Informed by his background as a Peace Corps volunteer, and later by 18 months embedded with special forces in Haiti, Bob Shacochis brings an insider's knowledge to this piece of fiction that rings of a sad truth. Who can anybody trust? Is anyone who he seems? Back door deals are undermined by subtler back door deals. If someone is caught in deception? Plausible deniablity.

This is a fascinating book, beautifully written, even if it is about an ugly subject. It's no surprise to see that it was in contention for the Pulitzer Prize. Even though I've stated unequivocally that "The Goldfinch," is the benchmark for me this year, "The Woman Who Lost Her Soul" is certainly a strong contender.

Friday, May 9, 2014

Another Giveaway - Last Night at the Blue Angel

May is such a busy month. I am reading so much, for pleasure and for work, not to mention trying to shut down my house for the summer so I can breathe in cooler climes for a few months. Here in Florida we have exceeded years' worth of heat levels, averaging 90 to 92 every day - already! 

I have two assignments from "Library Journal" this month. Dave Eggers' fans will be pleased to know that he's at it again. "Your Fathers, Where Are They? And the Prophets, Do They Live Forever?" is set for release on June 17th. I've read it already and written the review. That's all I can say. Sorry.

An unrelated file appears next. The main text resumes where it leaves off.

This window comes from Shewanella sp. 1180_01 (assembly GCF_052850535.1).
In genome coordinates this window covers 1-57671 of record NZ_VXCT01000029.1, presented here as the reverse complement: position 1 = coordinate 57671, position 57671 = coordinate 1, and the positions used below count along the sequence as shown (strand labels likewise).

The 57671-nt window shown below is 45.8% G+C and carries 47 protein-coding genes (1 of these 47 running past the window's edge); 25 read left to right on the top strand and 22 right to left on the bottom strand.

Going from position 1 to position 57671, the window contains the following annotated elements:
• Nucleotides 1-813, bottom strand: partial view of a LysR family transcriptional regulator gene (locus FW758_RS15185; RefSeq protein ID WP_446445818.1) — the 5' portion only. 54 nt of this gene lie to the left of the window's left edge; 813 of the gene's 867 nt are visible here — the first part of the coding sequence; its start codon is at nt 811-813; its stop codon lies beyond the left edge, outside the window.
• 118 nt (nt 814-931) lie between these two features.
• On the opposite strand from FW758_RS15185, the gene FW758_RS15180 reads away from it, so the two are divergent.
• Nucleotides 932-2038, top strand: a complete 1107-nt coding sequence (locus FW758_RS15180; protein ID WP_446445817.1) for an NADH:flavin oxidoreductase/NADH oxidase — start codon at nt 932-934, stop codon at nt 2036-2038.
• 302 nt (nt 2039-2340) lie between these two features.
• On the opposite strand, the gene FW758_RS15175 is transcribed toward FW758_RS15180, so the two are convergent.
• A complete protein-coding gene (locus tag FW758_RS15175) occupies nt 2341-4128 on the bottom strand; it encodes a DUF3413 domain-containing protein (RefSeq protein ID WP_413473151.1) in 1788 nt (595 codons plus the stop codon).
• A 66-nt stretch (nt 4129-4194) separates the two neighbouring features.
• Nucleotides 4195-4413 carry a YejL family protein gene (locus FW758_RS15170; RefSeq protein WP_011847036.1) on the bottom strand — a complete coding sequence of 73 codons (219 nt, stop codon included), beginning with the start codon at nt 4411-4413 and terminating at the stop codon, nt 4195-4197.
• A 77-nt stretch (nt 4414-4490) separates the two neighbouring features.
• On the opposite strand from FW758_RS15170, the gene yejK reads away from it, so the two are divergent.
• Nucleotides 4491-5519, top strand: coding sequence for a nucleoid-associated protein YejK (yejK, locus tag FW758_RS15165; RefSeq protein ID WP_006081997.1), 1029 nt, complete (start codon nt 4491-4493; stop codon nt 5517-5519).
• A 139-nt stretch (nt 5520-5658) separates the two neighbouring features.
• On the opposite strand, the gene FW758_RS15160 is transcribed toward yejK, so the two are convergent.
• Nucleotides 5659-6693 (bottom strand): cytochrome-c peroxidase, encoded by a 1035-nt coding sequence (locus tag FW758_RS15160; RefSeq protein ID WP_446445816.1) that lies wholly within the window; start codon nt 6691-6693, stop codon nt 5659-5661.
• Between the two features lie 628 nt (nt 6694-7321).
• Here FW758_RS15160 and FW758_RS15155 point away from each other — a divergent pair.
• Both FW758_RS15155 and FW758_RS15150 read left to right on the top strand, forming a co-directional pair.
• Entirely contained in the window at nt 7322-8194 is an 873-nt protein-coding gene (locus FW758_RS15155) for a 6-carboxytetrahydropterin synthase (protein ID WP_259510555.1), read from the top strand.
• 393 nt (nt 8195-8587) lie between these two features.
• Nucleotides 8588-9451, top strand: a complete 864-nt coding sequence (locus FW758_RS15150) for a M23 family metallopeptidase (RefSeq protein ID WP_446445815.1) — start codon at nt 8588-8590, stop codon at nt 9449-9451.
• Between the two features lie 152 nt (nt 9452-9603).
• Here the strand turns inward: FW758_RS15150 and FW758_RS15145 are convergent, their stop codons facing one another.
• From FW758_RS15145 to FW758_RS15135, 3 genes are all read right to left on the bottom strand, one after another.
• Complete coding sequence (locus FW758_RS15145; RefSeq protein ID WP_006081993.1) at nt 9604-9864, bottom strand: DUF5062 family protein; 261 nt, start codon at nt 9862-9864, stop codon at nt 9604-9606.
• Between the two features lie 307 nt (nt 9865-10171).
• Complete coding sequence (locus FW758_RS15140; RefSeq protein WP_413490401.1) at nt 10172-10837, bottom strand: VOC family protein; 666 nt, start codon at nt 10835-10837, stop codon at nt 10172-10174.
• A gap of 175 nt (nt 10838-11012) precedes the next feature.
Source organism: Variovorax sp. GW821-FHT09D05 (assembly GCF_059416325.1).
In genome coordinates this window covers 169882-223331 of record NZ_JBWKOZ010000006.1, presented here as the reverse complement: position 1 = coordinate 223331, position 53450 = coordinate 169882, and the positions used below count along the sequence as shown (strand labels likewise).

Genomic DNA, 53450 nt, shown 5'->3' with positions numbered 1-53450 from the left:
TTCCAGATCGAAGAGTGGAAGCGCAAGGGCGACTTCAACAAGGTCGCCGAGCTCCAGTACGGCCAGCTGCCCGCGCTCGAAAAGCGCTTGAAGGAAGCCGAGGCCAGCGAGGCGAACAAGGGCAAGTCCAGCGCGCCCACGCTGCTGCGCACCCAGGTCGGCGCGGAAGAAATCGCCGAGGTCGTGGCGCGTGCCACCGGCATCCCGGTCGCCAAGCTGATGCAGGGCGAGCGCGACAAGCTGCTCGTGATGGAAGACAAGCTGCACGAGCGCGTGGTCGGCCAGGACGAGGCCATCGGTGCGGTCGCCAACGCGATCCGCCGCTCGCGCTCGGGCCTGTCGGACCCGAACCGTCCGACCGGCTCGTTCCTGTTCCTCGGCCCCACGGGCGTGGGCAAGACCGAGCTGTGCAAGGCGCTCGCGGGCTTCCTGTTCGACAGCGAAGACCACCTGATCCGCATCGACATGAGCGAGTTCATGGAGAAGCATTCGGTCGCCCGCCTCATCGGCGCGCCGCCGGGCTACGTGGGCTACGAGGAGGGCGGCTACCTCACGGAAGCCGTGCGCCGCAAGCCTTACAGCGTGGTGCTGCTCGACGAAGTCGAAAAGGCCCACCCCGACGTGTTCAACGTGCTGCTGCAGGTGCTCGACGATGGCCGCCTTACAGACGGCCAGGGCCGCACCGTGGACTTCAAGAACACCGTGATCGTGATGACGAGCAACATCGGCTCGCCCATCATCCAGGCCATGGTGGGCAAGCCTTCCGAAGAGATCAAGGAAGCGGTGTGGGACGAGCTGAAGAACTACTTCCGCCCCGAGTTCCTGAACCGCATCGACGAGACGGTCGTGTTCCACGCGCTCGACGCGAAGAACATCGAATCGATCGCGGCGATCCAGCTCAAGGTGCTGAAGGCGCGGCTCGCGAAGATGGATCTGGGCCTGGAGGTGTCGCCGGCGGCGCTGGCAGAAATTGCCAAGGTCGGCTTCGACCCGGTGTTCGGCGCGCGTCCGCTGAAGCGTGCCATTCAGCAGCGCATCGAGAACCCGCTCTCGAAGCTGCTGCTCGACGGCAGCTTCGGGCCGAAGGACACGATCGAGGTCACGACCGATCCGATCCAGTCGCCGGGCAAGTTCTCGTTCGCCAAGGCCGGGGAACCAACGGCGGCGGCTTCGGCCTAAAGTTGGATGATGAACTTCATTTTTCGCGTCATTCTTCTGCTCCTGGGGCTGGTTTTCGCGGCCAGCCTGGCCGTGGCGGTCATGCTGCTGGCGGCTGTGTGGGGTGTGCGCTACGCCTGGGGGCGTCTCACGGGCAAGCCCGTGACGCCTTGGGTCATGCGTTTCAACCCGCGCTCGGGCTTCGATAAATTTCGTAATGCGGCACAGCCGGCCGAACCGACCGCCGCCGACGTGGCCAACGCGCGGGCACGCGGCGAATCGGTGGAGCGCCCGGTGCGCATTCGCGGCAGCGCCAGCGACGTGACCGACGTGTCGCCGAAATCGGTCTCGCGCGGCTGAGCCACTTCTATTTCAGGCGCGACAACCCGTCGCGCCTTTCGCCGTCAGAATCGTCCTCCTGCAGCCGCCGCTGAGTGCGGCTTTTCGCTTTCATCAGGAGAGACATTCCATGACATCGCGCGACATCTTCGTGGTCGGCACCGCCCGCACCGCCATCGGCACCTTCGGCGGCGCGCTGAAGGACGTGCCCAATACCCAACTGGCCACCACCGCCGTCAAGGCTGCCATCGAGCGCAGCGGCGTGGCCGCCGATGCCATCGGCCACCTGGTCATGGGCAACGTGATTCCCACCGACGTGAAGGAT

I've also been assigned an interesting historical novel based on the true story of the 1527 Spanish attempt to wrest the town of Apalachee, now Tallahassee, from the native tribes. It's called "The Moor's Account," by Laila Lalami and is written from the perspective of the first black man to step foot in the "new world." You'll be hearing more from me about it once the review has been published.

In the meantime, I wanted to share a novel with you that really impressed me. The author's name is Rebecca Rotert, a poet, songwriter, and performer, who also happens to hold an M.A. in literature. "Last Night at the Blue Angel," is her first novel. It grabbed me with this opening line.

"Mother is a singer. I live in her dark margin."

My review was published in the May 1st edition of "Library Journal" and can be read in its entirety at the Barnes and Noble website. Just scroll down to the Publisher's Weekly review and click on "read more."

I have the advance reader's edition of this very special new book, which won't be out until July. I've dog-eared several pages but I think I refrained from writing in it. Once again, if you love precocious child narrators, this is for you. Speak up or email me at

Sunday, May 4, 2014

Art Imitates Life in Thirty Girls

Product DetailsI hadn't planned to write about this novel, which I read over a month ago, because I found it uneven and ultimately unsatisfying. However, I've been obsessing about the young Nigerian girls who were kidnapped from their school in April, and Nicholas Kristof's editorial in the paper this morning prodded me to speak out.